Story: Lovell, Ann
Homemaker, gold courier, shopkeeper
This biography was written by Katherine W. Orr and was first published in the Dictionary of New Zealand BiographyVolume 1, 1990
Ann Lovell was born Ann Brown probably some time between 1803 and 1811. Her birthplace and parents' identities are unknown. She married James Lovell on 3 January 1837 at St Peter's Church, Bristol, England. The couple had at least three children.
Ann Lovell, her husband and two daughters, one of whom died on board, emigrated to Nelson, New Zealand, on the Lord Auckland, arriving on 23 February 1842. Another daughter, Mercy Ann, was born in 1843. In late 1842 James Lovell joined the Massacre Bay Coal Association, which was set up to extract coal, timber and lime from Motupipi. James Lovell went there in October 1842 and the family were among the earliest European inhabitants of Golden Bay.
Subsequent events in Ann Lovell's life are hazy because the details are taken either from the reminiscences of Mercy Ann Harwood (formerly Lovell), set down about 90 years after the events described, or from mostly unclear sources.
In Motupipi Ann Lovell came in close contact with the local Maori, who in 1842 had had little to do with Pakeha. She was a small woman, but never one to allow her fears to become apparent. In consequence, she won the respect of her Maori neighbours. She is reputed both to have successfully stopped a violent dispute between two local Maori by physically restraining the pair, and to have intervened to succour a Maori woman who had been injured during intertribal violence sparked off by two chiefs fighting to marry her. It was said that once, when a high-ranking Maori poked about in her cooking pots, she seized a flaming stick from the fire and drove him outside. To her amazement the next day he arrived with a large basket of potatoes for her.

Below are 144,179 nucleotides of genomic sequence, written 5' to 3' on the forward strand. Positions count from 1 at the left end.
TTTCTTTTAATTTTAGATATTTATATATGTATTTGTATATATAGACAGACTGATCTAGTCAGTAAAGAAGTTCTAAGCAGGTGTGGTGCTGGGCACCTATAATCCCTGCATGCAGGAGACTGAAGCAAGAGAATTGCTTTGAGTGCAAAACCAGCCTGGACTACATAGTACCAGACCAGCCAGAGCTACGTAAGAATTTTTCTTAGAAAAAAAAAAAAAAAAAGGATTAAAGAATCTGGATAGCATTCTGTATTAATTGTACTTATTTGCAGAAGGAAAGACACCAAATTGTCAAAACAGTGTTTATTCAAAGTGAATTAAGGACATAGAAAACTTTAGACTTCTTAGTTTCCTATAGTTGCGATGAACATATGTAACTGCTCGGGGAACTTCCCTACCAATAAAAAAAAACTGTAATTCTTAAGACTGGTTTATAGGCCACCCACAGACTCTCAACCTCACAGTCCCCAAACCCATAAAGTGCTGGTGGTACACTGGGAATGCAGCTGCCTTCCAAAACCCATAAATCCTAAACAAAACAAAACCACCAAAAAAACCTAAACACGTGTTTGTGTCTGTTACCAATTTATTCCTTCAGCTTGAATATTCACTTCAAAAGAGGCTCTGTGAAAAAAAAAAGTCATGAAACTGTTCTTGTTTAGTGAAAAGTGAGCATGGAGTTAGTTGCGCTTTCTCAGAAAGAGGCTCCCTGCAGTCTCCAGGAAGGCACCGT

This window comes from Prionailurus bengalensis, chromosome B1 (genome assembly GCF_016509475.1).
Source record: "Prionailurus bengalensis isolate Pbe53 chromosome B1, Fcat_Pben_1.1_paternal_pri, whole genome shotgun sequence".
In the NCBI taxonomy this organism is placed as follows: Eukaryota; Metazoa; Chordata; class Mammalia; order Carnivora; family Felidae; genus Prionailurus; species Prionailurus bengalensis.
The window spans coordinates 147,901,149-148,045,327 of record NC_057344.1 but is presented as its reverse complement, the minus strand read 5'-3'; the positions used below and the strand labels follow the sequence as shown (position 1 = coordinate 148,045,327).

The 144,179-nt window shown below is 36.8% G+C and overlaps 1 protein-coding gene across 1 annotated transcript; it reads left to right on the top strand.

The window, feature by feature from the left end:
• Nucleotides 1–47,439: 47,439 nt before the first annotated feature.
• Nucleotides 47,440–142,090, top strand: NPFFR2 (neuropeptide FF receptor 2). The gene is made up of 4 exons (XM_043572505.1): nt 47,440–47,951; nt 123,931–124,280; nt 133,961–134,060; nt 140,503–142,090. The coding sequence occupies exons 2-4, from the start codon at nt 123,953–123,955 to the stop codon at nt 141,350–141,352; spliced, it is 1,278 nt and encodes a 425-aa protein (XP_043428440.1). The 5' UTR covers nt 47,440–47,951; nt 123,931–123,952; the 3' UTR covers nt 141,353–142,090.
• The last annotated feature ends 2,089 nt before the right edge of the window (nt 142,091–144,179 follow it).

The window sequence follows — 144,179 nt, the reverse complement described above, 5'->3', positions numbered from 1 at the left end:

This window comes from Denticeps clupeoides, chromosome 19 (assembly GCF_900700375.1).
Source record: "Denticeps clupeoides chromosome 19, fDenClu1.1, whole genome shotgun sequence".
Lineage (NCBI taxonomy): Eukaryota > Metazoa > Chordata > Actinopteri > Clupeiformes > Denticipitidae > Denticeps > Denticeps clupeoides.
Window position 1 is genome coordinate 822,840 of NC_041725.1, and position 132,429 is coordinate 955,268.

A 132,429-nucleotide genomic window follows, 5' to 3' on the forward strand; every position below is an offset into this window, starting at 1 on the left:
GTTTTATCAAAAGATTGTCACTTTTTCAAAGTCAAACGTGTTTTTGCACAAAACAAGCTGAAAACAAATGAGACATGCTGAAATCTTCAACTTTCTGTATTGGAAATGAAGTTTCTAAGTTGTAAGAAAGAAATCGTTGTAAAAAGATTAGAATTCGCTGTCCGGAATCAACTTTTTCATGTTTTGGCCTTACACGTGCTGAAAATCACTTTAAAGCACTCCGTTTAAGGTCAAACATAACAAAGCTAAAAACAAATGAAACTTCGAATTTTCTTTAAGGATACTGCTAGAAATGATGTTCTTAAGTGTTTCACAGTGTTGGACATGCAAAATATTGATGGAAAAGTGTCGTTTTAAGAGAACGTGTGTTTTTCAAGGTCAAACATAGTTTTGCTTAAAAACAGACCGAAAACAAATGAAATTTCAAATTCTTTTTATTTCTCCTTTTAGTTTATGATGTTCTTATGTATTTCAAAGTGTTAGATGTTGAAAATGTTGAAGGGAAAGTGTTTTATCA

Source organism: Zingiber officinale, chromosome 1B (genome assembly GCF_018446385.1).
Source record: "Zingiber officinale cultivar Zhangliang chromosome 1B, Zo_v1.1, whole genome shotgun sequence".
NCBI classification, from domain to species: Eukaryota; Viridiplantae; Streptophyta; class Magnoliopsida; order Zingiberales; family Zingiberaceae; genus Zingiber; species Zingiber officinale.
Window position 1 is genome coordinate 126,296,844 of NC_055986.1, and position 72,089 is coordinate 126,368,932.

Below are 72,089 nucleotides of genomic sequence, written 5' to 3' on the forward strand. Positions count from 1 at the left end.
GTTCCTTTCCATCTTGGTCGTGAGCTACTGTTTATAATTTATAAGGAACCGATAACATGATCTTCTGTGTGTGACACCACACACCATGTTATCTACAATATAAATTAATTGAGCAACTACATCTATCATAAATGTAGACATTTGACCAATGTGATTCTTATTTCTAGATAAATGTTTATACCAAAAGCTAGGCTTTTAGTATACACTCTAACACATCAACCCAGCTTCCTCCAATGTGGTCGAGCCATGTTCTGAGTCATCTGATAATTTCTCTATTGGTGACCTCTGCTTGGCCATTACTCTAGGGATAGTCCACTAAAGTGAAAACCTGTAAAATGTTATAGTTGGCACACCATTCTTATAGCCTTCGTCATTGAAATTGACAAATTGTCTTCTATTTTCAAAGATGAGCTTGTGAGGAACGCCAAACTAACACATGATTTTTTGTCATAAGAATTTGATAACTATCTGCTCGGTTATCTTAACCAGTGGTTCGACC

Ann Lovell made several often perilous trips from Golden Bay to Nelson, either with Maori companions or alone, to buy stock, to convey timber from Golden Bay and to carry gold deposited with her husband at Collingwood by local goldminers. Sometimes she travelled with gold sewn in her skirts.
The Lovells left Motupipi briefly to live in Motueka in 1849. As a result of the Collingwood goldrush which began in 1857, they shifted from Motupipi to Collingwood. During the day Ann Lovell and her two daughters worked in James Lovell's butchery and bakery shop; in the evening they made candles for gold diggers. After two or three years the family apparently moved to land at Clifton, and then back to Motupipi. Ann Lovell died in Motupipi on 15 December 1869.
Ann Lovell appears to have been a very determined woman. She displayed great resourcefulness and courage in building up relationships with Maori people in Golden Bay and in overcoming the hazards of travel under very difficult conditions.